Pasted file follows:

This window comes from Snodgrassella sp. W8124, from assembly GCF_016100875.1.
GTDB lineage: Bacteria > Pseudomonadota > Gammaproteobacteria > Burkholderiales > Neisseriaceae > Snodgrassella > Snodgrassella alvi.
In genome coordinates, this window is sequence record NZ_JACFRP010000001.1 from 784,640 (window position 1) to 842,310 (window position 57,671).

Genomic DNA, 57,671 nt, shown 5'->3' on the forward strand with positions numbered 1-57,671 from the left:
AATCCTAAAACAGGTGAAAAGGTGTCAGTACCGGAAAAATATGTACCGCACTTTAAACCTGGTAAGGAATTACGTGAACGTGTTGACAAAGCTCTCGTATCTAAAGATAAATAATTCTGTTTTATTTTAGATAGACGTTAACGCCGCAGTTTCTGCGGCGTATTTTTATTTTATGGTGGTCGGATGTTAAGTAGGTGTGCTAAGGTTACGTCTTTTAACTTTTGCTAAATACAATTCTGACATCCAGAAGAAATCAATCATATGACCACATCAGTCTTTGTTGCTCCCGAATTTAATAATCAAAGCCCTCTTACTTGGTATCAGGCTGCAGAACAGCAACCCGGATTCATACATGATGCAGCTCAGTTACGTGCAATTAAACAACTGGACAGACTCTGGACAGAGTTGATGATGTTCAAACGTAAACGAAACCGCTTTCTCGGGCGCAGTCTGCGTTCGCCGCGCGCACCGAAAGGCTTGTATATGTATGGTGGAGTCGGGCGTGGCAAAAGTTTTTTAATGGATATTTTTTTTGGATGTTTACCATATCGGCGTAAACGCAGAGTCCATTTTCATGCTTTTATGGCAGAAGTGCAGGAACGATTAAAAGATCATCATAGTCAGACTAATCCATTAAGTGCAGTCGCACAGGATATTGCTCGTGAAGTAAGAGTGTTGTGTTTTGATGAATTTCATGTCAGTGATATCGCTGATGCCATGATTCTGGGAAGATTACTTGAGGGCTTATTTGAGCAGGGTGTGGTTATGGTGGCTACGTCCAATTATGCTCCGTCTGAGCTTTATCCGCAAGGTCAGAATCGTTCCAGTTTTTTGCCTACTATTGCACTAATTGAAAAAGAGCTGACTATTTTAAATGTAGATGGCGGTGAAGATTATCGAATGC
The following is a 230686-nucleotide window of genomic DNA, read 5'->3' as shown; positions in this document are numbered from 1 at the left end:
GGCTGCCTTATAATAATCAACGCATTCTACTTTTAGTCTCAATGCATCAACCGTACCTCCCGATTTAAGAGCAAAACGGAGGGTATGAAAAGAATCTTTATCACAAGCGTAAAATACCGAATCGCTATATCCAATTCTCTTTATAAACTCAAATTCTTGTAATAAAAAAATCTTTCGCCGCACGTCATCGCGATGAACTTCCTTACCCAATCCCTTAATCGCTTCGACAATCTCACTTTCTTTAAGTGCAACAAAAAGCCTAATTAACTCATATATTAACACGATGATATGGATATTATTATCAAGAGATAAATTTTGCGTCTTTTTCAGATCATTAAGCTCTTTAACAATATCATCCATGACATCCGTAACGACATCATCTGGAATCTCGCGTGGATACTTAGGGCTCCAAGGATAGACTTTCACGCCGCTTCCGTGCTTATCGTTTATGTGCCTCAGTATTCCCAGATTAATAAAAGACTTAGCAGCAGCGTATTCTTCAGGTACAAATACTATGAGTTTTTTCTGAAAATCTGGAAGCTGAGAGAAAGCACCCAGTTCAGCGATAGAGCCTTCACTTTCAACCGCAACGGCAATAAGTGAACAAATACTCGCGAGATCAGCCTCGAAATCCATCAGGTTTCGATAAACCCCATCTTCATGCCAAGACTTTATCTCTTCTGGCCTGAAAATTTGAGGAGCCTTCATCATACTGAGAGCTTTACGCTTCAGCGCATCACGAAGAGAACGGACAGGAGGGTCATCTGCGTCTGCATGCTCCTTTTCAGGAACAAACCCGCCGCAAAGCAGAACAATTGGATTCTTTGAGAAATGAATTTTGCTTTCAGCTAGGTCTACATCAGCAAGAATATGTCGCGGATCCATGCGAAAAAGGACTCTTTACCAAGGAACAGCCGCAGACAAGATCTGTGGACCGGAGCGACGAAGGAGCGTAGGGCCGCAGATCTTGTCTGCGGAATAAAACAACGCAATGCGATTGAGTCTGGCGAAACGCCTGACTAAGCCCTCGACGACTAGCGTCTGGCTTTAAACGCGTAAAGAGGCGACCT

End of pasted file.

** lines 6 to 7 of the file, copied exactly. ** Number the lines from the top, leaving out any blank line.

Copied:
The following is a 230686-nucleotide window of genomic DNA, read 5'->3' as shown; positions in this document are numbered from 1 at the left end:
GGCTGCCTTATAATAATCAACGCATTCTACTTTTAGTCTCAATGCATCAACCGTACCTCCCGATTTAAGAGCAAAACGGAGGGTATGAAAAGAATCTTTATCACAAGCGTAAAATACCGAATCGCTATATCCAATTCTCTTTATAAACTCAAATTCTTGTAATAAAAAAATCTTTCGCCGCACGTCATCGCGATGAACTTCCTTACCCAATCCCTTAATCGCTTCGACAATCTCACTTTCTTTAAGTGCAACAAAAAGCCTAATTAACTCATATATTAACACGATGATATGGATATTATTATCAAGAGATAAATTTTGCGTCTTTTTCAGATCATTAAGCTCTTTAACAATATCATCCATGACATCCGTAACGACATCATCTGGAATCTCGCGTGGATACTTAGGGCTCCAAGGATAGACTTTCACGCCGCTTCCGTGCTTATCGTTTATGTGCCTCAGTATTCCCAGATTAATAAAAGACTTAGCAGCAGCGTATTCTTCAGGTACAAATACTATGAGTTTTTTCTGAAAATCTGGAAGCTGAGAGAAAGCACCCAGTTCAGCGATAGAGCCTTCACTTTCAACCGCAACGGCAATAAGTGAACAAATACTCGCGAGATCAGCCTCGAAATCCATCAGGTTTCGATAAACCCCATCTTCATGCCAAGACTTTATCTCTTCTGGCCTGAAAATTTGAGGAGCCTTCATCATACTGAGAGCTTTACGCTTCAGCGCATCACGAAGAGAACGGACAGGAGGGTCATCTGCGTCTGCATGCTCCTTTTCAGGAACAAACCCGCCGCAAAGCAGAACAATTGGATTCTTTGAGAAATGAATTTTGCTTTCAGCTAGGTCTACATCAGCAAGAATATGTCGCGGATCCATGCGAAAAAGGACTCTTTACCAAGGAACAGCCGCAGACAAGATCTGTGGACCGGAGCGACGAAGGAGCGTAGGGCCGCAGATCTTGTCTGCGGAATAAAACAACGCAATGCGATTGAGTCTGGCGAAACGCCTGACTAAGCCCTCGACGACTAGCGTCTGGCTTTAAACGCGTAAAGAGGCGACCT